This week is World Breastfeeding Week (1-7 August 2018). After seeing posts on Instagram with different stories about breastfeeding, it made me think about my own journey, so I thought I would share. I have 2 little boys and my breastfeeding journey with my oldest was completely different from the journey I am experiencing now with my youngest.
THE STRUGGLE IS REAL
With my oldest it was a struggle from the beginning. I couldn’t get him to latch properly, the nurses had to help me latch him every time. The worst part is that we were in hospital over a weekend, so the breastfeeding expert was not on duty to give me advice. My worst fear was going home and that I won’t be able to get him to latch and that he would starve.
Somehow he didn’t starve, he actually picked up weight quite well, so he was obviously getting enough milk. But with each breastfeeding session, it was a fight, a struggle and a lot of tears. And as you know, a newborn feeds about every 3 hours for about an hour, so it was a lot of tough sessions! Breastfeeding wasn’t a good experience for me or my son. It was definitely not bonding us, kind of the opposite. I started expressing quite early, so my husband could give him a bottle for 1 feed per night, just so I can get some more zzz… and also get a break from breastfeeding.
I had a good supply of milk, so that wasn’t the problem. When I was breastfeeding it seemed as though I was pouring burning liquid down my baby’s throat. That is how much he hated the experience. I had to force him on my breast. It was torture for both of us. But I stuck with it, desperate to give him breastmilk.
My oldest also started teething very early – at 3 months he had two bottom teeth. One night, he started biting while I was feeding him, and that was the last straw! This has now gone from emotional torture to physical torture and I couldn’t cope. BUT, still trying to give breastmilk, I decided I am going to exclusively express. I pumped out a few times a day so that he can have a bottle of breastmilk for each feed – luckily my milk supply was good. Expressing is not as easy as breastfeeding OR just giving formula, as you have to do twice the work, but it was better than the emotional torture of the past 3 months. Eventually, I got into a groove and it was working for us. I was being positive about the situation.
I did it for over two months and I thought I had it all figured out, but my son was very unhappy during the day and woke up hourly at night and then I decided to take him to the paediatrician. We had to do some testing but in the end we realised he had silent reflux and he was lactose intolerant. Right there, my positive outlook crumbled. I had to cut out all lactose from my diet if I wanted to continue giving breastmilk. And with the little sleep I was getting and the amount of effort I was putting in to give breastmilk, I couldn’t add another thing to the list. I was exhausted! Physically & mentally. After talking to my husband, I decided that it was the best for me and my son to give him lactose-free formula.
Our life changed! Happy mommy = happy baby and vice-versa.
THE SNUGGLE IS REAL
I did not know what to expect with baby no.2. However I was positive about it and hoped that maybe this time breastfeeding will be different. And boy was it!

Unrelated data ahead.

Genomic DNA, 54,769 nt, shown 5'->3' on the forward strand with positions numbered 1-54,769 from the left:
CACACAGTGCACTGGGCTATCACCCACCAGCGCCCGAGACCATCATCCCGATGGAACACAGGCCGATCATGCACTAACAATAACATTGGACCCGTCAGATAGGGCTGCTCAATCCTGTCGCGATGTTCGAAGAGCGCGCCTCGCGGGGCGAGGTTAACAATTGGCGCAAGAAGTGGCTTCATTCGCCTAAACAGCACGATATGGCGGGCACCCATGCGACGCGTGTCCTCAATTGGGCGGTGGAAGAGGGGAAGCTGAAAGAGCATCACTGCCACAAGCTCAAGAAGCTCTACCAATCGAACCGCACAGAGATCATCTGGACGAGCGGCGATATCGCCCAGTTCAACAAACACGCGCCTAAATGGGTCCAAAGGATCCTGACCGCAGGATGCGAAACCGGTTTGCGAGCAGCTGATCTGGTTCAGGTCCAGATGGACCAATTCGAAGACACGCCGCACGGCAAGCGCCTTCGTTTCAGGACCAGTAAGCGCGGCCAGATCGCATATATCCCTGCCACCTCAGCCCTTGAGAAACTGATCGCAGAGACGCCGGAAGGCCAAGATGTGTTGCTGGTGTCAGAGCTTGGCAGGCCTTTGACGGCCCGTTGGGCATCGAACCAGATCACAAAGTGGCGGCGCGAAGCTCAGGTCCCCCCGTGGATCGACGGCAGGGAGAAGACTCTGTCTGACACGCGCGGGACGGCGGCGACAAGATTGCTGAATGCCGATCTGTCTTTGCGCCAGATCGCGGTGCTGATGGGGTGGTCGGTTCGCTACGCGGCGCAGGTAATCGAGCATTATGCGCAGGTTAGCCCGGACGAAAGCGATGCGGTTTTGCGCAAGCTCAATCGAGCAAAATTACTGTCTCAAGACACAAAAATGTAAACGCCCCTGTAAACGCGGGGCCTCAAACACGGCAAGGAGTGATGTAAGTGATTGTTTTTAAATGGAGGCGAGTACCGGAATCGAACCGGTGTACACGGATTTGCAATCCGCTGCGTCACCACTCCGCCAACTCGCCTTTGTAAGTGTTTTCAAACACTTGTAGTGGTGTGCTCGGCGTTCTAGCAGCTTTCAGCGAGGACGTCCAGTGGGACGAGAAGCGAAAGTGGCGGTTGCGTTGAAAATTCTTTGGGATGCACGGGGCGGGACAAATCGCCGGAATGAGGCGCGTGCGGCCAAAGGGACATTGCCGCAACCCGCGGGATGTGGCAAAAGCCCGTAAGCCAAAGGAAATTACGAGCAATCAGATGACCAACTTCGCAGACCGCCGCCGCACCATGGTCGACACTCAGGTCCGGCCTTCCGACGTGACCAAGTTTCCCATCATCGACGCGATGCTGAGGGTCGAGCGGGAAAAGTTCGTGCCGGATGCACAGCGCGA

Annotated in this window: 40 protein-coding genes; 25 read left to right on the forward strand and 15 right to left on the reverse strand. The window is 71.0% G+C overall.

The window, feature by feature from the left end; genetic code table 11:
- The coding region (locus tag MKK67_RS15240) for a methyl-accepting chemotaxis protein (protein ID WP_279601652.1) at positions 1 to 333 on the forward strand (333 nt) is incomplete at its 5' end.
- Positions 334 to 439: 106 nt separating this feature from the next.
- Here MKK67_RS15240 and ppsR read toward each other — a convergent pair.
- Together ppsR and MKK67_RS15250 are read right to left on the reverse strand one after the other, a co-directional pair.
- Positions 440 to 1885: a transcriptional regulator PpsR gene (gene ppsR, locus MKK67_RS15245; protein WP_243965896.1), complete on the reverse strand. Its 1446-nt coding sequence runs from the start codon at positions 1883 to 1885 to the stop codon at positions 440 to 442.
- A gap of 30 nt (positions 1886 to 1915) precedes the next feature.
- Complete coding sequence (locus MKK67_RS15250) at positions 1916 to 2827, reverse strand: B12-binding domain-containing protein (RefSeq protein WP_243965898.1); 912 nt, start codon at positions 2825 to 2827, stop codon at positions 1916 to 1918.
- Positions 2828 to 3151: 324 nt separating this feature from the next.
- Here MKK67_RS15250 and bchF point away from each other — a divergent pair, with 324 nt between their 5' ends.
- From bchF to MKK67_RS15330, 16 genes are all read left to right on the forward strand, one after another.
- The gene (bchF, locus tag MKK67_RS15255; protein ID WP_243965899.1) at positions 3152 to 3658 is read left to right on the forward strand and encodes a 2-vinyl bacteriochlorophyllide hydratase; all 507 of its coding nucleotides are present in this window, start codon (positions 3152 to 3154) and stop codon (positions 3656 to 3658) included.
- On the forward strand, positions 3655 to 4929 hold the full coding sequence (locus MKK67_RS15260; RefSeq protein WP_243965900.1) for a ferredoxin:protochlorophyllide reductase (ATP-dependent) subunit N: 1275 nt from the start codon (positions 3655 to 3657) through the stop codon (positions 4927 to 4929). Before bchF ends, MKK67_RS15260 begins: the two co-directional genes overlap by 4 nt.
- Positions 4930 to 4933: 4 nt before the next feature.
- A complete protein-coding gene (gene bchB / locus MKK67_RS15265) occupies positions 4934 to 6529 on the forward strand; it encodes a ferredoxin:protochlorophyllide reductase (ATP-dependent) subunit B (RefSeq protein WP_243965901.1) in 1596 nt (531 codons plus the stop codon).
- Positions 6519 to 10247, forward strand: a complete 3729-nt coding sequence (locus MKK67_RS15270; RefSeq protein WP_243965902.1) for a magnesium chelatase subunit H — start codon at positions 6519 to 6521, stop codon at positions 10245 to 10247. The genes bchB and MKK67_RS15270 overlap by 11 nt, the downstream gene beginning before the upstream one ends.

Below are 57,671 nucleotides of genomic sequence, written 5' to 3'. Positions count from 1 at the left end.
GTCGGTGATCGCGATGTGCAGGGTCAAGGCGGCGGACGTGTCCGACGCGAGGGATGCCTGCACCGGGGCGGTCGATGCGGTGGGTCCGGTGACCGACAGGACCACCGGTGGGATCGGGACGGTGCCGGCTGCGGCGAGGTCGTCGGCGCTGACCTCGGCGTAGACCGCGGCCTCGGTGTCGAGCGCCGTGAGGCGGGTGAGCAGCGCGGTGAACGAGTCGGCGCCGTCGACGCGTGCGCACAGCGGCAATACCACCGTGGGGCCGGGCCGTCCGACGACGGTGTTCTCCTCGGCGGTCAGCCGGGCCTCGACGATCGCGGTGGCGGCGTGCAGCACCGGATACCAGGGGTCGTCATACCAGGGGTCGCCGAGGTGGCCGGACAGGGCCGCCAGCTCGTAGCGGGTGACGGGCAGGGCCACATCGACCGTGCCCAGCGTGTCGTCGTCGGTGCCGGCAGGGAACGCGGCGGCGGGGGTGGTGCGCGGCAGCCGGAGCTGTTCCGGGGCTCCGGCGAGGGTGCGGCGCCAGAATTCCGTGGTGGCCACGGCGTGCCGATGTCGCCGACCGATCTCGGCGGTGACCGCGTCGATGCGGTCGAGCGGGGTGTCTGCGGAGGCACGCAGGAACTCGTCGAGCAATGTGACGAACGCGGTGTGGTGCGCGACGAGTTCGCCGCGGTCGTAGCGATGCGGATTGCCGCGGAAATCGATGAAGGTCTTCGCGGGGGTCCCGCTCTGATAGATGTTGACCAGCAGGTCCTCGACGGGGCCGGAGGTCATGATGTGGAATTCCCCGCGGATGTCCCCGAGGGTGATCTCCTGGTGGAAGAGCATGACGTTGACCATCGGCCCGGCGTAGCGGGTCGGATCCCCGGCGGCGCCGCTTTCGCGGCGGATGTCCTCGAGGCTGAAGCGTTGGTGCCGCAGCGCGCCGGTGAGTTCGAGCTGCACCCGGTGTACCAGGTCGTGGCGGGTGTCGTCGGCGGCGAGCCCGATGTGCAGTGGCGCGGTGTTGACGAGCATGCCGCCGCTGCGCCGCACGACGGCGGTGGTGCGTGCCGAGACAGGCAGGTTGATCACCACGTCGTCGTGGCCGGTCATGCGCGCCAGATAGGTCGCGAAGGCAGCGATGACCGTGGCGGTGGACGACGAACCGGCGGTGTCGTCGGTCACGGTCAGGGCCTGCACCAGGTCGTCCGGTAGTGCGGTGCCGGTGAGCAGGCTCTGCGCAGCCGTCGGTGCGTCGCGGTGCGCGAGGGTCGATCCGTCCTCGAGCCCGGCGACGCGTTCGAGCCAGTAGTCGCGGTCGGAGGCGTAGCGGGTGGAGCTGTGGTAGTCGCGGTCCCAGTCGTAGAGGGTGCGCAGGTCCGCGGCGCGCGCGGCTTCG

My youngest latched so well – even though my breast seemed to be 3 times the size of his head, somehow he got that nipple in there. He was feeding so well that he was almost back at birth weight when we left the hospital. Because he was latching properly from the beginning, I only had sore nipples the first night, and never again!
It was such a weird thing, because I really thought, ‘bonding while breastfeeding’, was not something I will experience (especially after my firstborn) In my mind feeding (if it goes well) will fall into the same category as changing nappies, washing baby clothes, sterilising etc. You know, something on the list you have to do. It’s not unpleasant, but it’s also not something you love doing, it just is.
But, with this little guy my eyes opened! The snuggle was real. He just wanted to be in my arms, and breastfeeding was the perfect excuse for him to be in my arms even more hours per day. I had to start stretching him as he drank so much that he was over-feeding at a stage. He actually got stomach pains because I think he was just too full.
5 months later, he is still doing so well. He now only takes 5-8min per feed, so I cannot imagine that I would ever need to switch to formula as it is just so easy whipping out my boob.
IF YOU CAN, PLEASE DONATE – THE NEED IS REAL
I was in a shared room in the hospital after giving birth to my youngest and during my stay I was one of 6 moms who stayed in that room. I was the only one who had my baby with me. I felt so guilty and also so grateful that there were no complications with my little boy. The room was filled with sounds of breast-pumps; new mommies trying to get another drop out to give to their little baby that was laying in the Neonatal ICU.
When I came home from hospital I decided I want to start expressing and because I have such a good supply of milk, I started expressing extra milk to donate. My eyes have really opened to how desperately the babies in the Neonatal ICU need it.
Babies in ICU & especially Premature babies are at a higher risk for other medical problems & breastmilk is the only food that contains antibodies and other substances that protect a baby from disease.
If you are expressing, please consider donating to a hospital close to you. I just had to do an AIDS & hepatitis B test (which they paid for) to ensure my milk would be safe. They also provide the containers for you, so it would cost you nothing more than your time! Please phone the Neonatal ICU of the hospital closest to you and find out how you can help!
Photography: Birth Photography by Chenel Kruger